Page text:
Dietary product sports warning
Invercargill company Silberhorn has been caught up in a world doping controversy after athletes were this week warned off deer velvet products.
The Silberhorn product, made from deer antlers, contains the muscle growth hormone IGF-1, which is banned by all major sports.
The Silberhorn headquarters are in Dee St, Invercargill, and its co-director Ian Carline said yesterday he had received media phone calls about the product from around the world this week.
Customers were "panic buying" because they feared it would be taken off the market, he said.
Most of Silberhorn's customers were aged 50 and over and some athletes used it, he said.
The company website says Silberhorn is used to help boost the immune function and improve stamina.
Legendary New Zealand golfer Sir Bob Charles, who endorses Silberhorn, said this week he had been taking deer velvet for general health for the past two decades.
He admitted he had probably breached the sport's banned substances policy, not realising the product contained growth hormone.
Top American football player Ray Lewis and Fiji golfer Vijay Singh have also been caught up in the scandal involving deer velvet products reportedly sourced from New Zealand.
Lewis this week reportedly denied using deer velvet products.
Mr Carline said his Silberhorn company was getting a lot of publicity because it was a leading player in the deer velvet market, but Singh did not take Silberhorn because he used a spray.
He criticised Drug Free Sport New Zealand chief executive Graeme Steel who warned athletes not to take deer velvet products.
Like Silberhorn, milk and meat also contained the muscle growth hormone IGF-1, Mr Carline said.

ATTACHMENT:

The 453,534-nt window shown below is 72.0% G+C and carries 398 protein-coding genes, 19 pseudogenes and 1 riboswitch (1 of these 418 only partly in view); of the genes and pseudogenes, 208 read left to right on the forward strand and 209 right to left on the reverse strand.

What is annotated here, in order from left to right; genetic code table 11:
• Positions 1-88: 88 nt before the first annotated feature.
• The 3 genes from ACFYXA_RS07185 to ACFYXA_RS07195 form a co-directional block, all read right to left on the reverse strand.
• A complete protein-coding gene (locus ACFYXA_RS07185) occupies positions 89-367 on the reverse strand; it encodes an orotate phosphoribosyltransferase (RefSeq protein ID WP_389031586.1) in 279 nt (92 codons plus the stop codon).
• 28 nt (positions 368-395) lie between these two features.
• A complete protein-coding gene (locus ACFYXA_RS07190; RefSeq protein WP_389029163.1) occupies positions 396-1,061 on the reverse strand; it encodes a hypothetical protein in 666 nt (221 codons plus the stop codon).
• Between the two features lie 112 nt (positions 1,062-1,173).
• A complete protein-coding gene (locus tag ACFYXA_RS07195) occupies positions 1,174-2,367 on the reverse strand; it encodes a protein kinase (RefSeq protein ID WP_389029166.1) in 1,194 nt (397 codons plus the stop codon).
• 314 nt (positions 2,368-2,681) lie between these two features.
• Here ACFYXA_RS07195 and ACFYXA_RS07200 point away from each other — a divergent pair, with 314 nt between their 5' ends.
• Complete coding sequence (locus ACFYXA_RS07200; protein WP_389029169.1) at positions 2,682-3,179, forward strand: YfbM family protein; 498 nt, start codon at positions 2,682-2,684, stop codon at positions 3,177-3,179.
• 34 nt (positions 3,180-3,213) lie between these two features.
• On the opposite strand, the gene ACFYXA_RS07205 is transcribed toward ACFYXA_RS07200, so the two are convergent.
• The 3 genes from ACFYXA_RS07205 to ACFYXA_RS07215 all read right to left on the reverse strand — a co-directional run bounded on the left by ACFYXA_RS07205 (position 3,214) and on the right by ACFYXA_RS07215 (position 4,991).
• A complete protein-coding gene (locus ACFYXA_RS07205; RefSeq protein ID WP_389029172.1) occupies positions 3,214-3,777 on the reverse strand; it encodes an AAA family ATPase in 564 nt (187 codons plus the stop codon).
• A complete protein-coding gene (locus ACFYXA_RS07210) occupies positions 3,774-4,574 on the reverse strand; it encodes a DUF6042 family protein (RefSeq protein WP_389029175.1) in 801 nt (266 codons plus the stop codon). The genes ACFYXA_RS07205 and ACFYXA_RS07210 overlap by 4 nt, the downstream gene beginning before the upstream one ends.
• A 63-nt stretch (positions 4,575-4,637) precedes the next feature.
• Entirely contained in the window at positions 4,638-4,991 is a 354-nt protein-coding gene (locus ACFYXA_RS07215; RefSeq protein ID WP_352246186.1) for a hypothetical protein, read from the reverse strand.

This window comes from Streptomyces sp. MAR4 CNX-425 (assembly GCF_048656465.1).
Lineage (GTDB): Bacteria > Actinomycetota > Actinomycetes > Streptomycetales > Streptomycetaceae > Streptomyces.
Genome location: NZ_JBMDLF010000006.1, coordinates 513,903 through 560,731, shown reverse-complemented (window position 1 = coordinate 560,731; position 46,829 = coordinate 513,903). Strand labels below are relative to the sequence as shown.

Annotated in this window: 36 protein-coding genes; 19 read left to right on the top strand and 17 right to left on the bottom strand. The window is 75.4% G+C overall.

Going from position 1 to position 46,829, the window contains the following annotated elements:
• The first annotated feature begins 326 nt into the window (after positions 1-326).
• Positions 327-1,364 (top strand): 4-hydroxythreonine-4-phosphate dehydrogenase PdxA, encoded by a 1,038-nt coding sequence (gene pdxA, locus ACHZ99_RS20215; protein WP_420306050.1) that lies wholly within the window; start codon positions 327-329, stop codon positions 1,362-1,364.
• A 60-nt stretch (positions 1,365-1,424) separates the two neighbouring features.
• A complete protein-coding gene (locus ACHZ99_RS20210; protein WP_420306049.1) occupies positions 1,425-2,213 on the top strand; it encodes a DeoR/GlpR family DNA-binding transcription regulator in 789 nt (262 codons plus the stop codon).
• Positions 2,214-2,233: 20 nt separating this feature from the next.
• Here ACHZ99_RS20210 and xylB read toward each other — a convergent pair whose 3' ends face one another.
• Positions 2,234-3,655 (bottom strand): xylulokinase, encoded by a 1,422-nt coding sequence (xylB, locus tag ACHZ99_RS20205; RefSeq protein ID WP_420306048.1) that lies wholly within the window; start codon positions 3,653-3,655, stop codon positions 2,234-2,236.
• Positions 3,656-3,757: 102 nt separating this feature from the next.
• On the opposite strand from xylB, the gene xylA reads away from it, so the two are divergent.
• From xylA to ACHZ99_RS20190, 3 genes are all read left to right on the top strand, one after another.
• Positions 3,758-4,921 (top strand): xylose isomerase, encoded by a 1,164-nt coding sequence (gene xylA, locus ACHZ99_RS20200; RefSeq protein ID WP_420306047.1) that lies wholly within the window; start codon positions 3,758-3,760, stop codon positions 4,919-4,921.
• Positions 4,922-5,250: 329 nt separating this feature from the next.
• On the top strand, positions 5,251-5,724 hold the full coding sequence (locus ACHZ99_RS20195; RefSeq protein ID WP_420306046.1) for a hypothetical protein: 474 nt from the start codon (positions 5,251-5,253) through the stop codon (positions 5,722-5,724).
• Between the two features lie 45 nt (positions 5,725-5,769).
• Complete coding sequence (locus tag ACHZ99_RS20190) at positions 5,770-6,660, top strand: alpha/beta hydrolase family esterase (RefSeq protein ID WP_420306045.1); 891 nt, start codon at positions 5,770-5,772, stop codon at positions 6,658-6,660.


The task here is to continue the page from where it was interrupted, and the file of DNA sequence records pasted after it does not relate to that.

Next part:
"He may as well tell people to stop drinking milk or eating meat. You aren't going to get elevated levels of growth factor with dietary supplements [such as Silberhorn]."
"It's only when you concentrate or synthesise these products that it becomes an issue," he said.
Mr Carline was "99 per cent confident" that athletes who took Silberhorn would not test positive to the muscle growth hormone, but he urged athletes to always declare that they had taken it.
Southland Stags rugby player Jason Rutledge confirmed he had taken Silberhorn until about 2011 but said until yesterday had no idea it contained a banned muscle growth hormone.
He had been drug tested while taking Silberhorn and had returned a negative test, he said.
He would not be taking it again if it contained a banned substance.
"I thought it was just natural stuff to help with cartilage and ligaments."
Mr Steel said Drug Free Sport had a responsibility to warn athletes not to take deer velvet products because it was unknown how much IGF-1 - which occurs naturally in deer velvet - was in each product.
Southland Stags strength and conditioning coach Mark Beer said drug tests were conducted randomly on several players at trainings and games five or six times a season.
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